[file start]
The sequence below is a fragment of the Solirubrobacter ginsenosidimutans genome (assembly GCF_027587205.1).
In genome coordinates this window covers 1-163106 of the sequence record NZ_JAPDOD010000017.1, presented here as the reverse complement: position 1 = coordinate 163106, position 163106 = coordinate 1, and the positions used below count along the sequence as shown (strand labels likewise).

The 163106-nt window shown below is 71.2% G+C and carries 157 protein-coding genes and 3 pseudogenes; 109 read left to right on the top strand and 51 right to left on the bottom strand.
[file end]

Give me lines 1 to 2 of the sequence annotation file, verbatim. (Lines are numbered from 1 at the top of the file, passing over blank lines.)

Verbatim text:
The sequence below is a fragment of the Solirubrobacter ginsenosidimutans genome (assembly GCF_027587205.1).
In genome coordinates this window covers 1-163106 of the sequence record NZ_JAPDOD010000017.1, presented here as the reverse complement: position 1 = coordinate 163106, position 163106 = coordinate 1, and the positions used below count along the sequence as shown (strand labels likewise).